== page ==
When I watched the movie Paterson I was surprised how personal and relatable it was. I loved how the film captured the way the main character, a bus driver, saw the world. Each moment was a seemingly normal and mundane moment but I was so captivated and at the edge of my seat living in the moment day to day in the life of this man. We saw an average week in his life, the people he overheard in his bus, the streets he passed by, his routine of going to a bar when he walked his girlfriend’s dog. I related to his life on the bus, his observations, his way of finding poems in unlikely places like in a box of matches. I related to all this because the movie captured what it’s like to be in your own world while appreciating the little wonders of the world around you. I felt I could understand the themes and motifs that repeated throughout the film. The twins, waterfalls, fireballs, his friend’s relationship challenges, William Carlos Williams, poets, or seeing black and white. The mysterious symbols that revealed his subconscious were displayed in the world but without a clear definition of what it all meant. Uncanny coincidences happen when the internal and external life are keenly observed. I also enjoyed reminiscing not having a smartphone and remembered struggling not wanting one but realizing it’s necessity at times. I had this unsaid worry about it’s impact on my spiritual and artful way of experiencing the world. I think he did too.
What I found most relatable in this movie was that this guy had a steady regular and humble job, didn’t earn that much money but made the most of it as well as how he had a loving relationship with someone he deeply respected and who’s dreams he supported. I could also relate to how his girlfriend jumped from one creative dream to another restlessly in desperate search to find purpose. She had creative visions and skills and she wanted the world to recognize her unique style and gifts. Her soul searching struggle to find her calling and what to do with all her ideas and creative energy hit close to home. She hoped her dreams, whether it’s to be a baker or a musician, to give her a meaningful life and allow her to reach her full potential whatever that may be. Don’t we all?
Though his life, relationship, and job were regular and stable, it did not seem passionate. I think that’s because his quiet endearment for the small things was his passion. He needed room for his poems to be number one. His passion was soft and pervasive and was found in his way of seeing the world. In a sense, the way he related to his job and relationship were monk-like, as if he had an overarching dedication that was respected and acknowledged by all other aspects of his life.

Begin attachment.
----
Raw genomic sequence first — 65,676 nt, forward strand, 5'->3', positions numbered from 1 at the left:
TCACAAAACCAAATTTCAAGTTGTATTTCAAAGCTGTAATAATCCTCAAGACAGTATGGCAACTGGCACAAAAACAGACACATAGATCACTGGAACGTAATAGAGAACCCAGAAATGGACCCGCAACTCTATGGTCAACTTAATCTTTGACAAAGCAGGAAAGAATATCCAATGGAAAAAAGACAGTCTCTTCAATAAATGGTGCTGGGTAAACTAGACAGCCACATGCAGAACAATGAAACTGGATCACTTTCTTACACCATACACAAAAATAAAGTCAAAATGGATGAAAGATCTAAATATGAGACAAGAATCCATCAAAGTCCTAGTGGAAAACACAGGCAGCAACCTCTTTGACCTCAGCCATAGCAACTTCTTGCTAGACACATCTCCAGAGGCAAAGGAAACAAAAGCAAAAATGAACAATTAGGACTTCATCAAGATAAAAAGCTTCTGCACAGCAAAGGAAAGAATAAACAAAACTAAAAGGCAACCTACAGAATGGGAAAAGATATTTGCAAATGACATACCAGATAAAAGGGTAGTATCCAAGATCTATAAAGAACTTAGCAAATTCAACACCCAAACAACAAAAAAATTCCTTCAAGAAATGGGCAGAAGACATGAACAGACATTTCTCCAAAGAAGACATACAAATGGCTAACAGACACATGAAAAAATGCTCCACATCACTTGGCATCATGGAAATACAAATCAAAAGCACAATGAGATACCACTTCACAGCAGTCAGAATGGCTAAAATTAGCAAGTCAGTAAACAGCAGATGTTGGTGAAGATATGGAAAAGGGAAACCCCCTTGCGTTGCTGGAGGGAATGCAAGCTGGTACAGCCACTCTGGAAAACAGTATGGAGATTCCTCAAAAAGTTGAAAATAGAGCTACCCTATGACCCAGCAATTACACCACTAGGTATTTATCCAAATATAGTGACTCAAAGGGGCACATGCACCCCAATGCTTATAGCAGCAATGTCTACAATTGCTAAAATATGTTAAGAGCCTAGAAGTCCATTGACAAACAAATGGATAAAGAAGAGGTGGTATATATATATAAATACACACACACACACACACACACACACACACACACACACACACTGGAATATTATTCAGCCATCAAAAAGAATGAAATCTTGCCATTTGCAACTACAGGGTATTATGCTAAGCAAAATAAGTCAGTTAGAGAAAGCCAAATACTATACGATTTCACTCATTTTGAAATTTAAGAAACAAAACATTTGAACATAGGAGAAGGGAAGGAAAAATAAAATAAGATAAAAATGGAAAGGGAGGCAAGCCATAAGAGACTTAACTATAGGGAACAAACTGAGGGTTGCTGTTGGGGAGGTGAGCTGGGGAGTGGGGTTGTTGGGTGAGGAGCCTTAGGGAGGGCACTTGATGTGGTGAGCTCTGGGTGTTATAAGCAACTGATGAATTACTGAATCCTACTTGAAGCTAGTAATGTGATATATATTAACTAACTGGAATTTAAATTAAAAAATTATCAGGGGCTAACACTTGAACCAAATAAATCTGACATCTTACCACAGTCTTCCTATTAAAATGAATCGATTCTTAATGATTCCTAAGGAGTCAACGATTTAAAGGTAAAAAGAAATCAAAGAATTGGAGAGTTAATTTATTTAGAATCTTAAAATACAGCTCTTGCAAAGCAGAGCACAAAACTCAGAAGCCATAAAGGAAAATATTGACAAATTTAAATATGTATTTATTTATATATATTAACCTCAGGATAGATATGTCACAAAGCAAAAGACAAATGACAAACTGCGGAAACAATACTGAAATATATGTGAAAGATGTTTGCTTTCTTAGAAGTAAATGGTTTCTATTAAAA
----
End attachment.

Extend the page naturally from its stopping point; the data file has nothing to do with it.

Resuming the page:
When I watched Paterson I saw how the way he lived his life was so valuable and beautiful and it made me able to value my own life. Sometimes I feel pressured to have bigger and more. More responsibility, higher pay, a nice car, a bigger living space, higher level of education, etc. Paterson showed that a person can have different values and that a simple life is beautiful and valid.
The morning before watching this movie I was reading through poems I wrote throughout the years and trying to find the best ones to submit to a literary magazine. While reading my poems I became nostalgic for the the time and place I wrote them. I miss that inspired mindset. I’ve been so busy being future focused that I haven’t had time to write like how I used to. Paterson was a reminder of how meaningful and beautiful life can be when you slow down your mind, open your eyes and dive deep into the moment. Even though my poems are not a means to an end I see more clearly they have value in their own right. What Paterson has taught me is to instead of making art my life is letting life be my art. I want to keep my poetry mindset regardless of the busyness and preoccupation that I may face so I can spontaneously jump into any moment full heartedly. In other words I want to, every once in a while, tap into those Paterson moments and let life paint my thoughts with my feelings.